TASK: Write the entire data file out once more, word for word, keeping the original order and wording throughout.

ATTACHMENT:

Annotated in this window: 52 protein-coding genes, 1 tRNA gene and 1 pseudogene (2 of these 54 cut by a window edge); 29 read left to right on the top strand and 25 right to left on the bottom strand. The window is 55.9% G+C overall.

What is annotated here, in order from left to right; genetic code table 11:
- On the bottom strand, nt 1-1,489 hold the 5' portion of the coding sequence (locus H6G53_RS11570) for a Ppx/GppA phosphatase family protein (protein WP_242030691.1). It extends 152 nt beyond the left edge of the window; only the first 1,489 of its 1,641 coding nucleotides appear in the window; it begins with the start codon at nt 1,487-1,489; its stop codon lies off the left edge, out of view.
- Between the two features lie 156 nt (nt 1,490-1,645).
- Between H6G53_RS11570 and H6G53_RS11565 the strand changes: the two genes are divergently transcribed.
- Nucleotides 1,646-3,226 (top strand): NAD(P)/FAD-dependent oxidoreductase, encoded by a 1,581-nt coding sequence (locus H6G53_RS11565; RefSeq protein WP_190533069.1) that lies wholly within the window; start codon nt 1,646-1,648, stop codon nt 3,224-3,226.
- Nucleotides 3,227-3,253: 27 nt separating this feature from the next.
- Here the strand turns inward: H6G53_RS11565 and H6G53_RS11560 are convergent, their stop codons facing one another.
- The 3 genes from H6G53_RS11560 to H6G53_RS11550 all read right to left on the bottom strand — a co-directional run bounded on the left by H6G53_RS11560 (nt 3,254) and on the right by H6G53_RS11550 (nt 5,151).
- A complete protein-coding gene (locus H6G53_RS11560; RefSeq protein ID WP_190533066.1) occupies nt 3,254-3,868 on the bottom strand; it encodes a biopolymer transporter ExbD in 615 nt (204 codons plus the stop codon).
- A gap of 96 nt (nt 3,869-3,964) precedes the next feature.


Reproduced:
Annotated in this window: 52 protein-coding genes, 1 tRNA gene and 1 pseudogene (2 of these 54 cut by a window edge); 29 read left to right on the top strand and 25 right to left on the bottom strand. The window is 55.9% G+C overall.

What is annotated here, in order from left to right; genetic code table 11:
- On the bottom strand, nt 1-1,489 hold the 5' portion of the coding sequence (locus H6G53_RS11570) for a Ppx/GppA phosphatase family protein (protein WP_242030691.1). It extends 152 nt beyond the left edge of the window; only the first 1,489 of its 1,641 coding nucleotides appear in the window; it begins with the start codon at nt 1,487-1,489; its stop codon lies off the left edge, out of view.
- Between the two features lie 156 nt (nt 1,490-1,645).
- Between H6G53_RS11570 and H6G53_RS11565 the strand changes: the two genes are divergently transcribed.
- Nucleotides 1,646-3,226 (top strand): NAD(P)/FAD-dependent oxidoreductase, encoded by a 1,581-nt coding sequence (locus H6G53_RS11565; RefSeq protein WP_190533069.1) that lies wholly within the window; start codon nt 1,646-1,648, stop codon nt 3,224-3,226.
- Nucleotides 3,227-3,253: 27 nt separating this feature from the next.
- Here the strand turns inward: H6G53_RS11565 and H6G53_RS11560 are convergent, their stop codons facing one another.
- The 3 genes from H6G53_RS11560 to H6G53_RS11550 all read right to left on the bottom strand — a co-directional run bounded on the left by H6G53_RS11560 (nt 3,254) and on the right by H6G53_RS11550 (nt 5,151).
- A complete protein-coding gene (locus H6G53_RS11560; RefSeq protein ID WP_190533066.1) occupies nt 3,254-3,868 on the bottom strand; it encodes a biopolymer transporter ExbD in 615 nt (204 codons plus the stop codon).
- A gap of 96 nt (nt 3,869-3,964) precedes the next feature.